There is something about the way Julie writes that makes me wonder if she is in fact one of Ms Baldwins “lieutenants”, and I agree with your response to her. However, in one way she could be right about abusers still being able to see their children. The whole situation is fraught with difficulties. If residence is reversed, but little or no mention is made of abuse behind closed doors, or action taken on what the children report, then the actual abuser, presumed innocent, still sees the children on weekend and holiday time contact, and will go on abusing the children during those times. The children dread that contact time, but are enforced to endure it by court order. That order, on the face of it, seems right and good – a good relationship with both parents is essential. But what if one parent is seriously disordered, which is notoriously hard to prove, especially in those on the high functional sociopathic spectrum? The children will still be open to abuse, and the well parent, knowing this, has to continue to leave them vulnerable to it, unprotected, on every visit. When those children are grown up, they might, with justification, turn to the non-abusing parent and say: “you KNEW what we were suffering, you experienced it yourself, and we told you, but still you made us go. WHY?”

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    • Carl J G · 17 Days Ago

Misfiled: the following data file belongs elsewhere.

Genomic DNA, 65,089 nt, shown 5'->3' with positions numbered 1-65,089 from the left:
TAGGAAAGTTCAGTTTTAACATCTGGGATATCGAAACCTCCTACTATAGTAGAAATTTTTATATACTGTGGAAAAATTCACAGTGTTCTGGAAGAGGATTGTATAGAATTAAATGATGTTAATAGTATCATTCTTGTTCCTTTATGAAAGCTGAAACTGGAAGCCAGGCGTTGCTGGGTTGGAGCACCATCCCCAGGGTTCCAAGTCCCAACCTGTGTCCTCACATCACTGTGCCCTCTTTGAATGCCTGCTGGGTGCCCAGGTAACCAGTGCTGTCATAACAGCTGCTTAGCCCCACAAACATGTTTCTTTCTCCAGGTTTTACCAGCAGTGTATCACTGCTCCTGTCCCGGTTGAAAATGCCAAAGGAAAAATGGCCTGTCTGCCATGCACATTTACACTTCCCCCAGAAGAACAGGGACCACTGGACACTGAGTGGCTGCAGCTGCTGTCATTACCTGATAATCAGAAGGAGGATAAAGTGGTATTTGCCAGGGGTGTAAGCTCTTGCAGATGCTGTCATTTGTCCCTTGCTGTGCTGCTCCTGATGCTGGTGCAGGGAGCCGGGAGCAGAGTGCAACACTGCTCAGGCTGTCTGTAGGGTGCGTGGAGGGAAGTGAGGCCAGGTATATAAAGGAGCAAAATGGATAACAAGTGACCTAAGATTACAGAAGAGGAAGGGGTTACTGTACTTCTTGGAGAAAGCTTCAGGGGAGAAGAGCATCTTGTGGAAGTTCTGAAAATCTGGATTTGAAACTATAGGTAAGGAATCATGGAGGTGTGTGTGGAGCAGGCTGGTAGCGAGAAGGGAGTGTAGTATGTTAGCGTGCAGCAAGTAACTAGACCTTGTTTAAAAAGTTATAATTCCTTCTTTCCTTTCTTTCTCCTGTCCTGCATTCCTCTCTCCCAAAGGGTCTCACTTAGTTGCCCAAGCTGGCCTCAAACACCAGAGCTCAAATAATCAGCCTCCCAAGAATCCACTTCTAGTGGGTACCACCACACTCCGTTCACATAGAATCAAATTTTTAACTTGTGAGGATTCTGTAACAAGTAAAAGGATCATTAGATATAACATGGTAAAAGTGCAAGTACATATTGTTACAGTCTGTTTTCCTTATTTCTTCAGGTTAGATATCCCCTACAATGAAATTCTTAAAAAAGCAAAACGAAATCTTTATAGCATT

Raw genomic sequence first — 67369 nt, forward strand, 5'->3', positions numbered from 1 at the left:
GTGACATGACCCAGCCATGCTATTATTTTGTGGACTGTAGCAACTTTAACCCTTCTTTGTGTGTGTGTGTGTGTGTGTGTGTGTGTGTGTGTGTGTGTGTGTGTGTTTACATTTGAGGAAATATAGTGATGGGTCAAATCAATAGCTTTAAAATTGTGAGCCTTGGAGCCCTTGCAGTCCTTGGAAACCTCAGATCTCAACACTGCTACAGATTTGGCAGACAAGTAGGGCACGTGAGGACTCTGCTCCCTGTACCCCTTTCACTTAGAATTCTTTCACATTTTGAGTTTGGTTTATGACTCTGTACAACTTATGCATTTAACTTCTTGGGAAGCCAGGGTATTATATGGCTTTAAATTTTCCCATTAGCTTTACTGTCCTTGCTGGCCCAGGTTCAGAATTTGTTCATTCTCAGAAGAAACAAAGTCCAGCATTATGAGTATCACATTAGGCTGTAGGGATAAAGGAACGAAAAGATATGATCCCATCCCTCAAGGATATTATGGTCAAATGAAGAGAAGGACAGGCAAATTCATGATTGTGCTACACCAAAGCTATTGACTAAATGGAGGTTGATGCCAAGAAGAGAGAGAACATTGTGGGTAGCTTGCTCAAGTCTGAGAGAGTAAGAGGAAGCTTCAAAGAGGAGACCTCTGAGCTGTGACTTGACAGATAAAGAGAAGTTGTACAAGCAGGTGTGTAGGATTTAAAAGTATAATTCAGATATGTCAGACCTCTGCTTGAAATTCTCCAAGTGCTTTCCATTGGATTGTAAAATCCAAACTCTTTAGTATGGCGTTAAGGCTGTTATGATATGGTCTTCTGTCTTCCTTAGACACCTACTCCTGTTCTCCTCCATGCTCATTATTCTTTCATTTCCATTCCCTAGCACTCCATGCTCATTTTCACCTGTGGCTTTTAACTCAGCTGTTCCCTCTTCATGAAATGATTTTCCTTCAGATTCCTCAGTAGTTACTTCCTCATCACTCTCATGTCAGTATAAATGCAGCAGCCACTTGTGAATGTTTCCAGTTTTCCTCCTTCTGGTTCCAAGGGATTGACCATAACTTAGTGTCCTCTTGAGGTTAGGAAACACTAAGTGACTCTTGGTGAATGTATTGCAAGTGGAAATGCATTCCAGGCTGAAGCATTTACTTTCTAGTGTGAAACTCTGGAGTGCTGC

‘the police and cps rarely take it further as there is a lack of evidence’

      …and usually do nothing at all about false allegations and accusations unless they would have a media shitstorm crisis on their hands if they didnt. The exception to the ‘rule’

      Nothing happened. Damn it. Where’s evidence when you need something fabricated to make it look like something happened. A suggestion will do, a suggestion is evidence. Did he breathe? Guilty!!!!!
      Sentence: disposability for life from birth.

      Fire!! Rape!! Help!! Wolf!! Racist!! Homophobe!! White Man!! Dinosaur!! Hetrosexual!! Normal!! Mental!! Crazy!! Frog!! Creep!!

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      • padrestevie · 17 Days Ago

        Hi Karen
        I have been astounded by some of the accounts i’ve read of this case. It is revealing to learn how a particular mindset (or should it be lack of a mind set) would prefer to cling to a set of nonsensical beliefs like a comfort blanket.
        In this case there was a 12 day trial of allegations which turned out to be entirely false. There were 2000 pages of ‘evidence’ and at the end of it not a single allegation could be made out to the dismally low civil standard of proof ‘on balance of probabilities’. Not one. The judge published his findings yet still people would prefer to believe utter nonsense and cling jealously to completely irrational beliefs.
        Francesca Wiley wrote about how courts and professionals, ‘…have assumed a default position of initially believing allegations made by children (often supported or manipulated in the manufacture of extreme allegations by their primary carer either consciously or unconsciously).’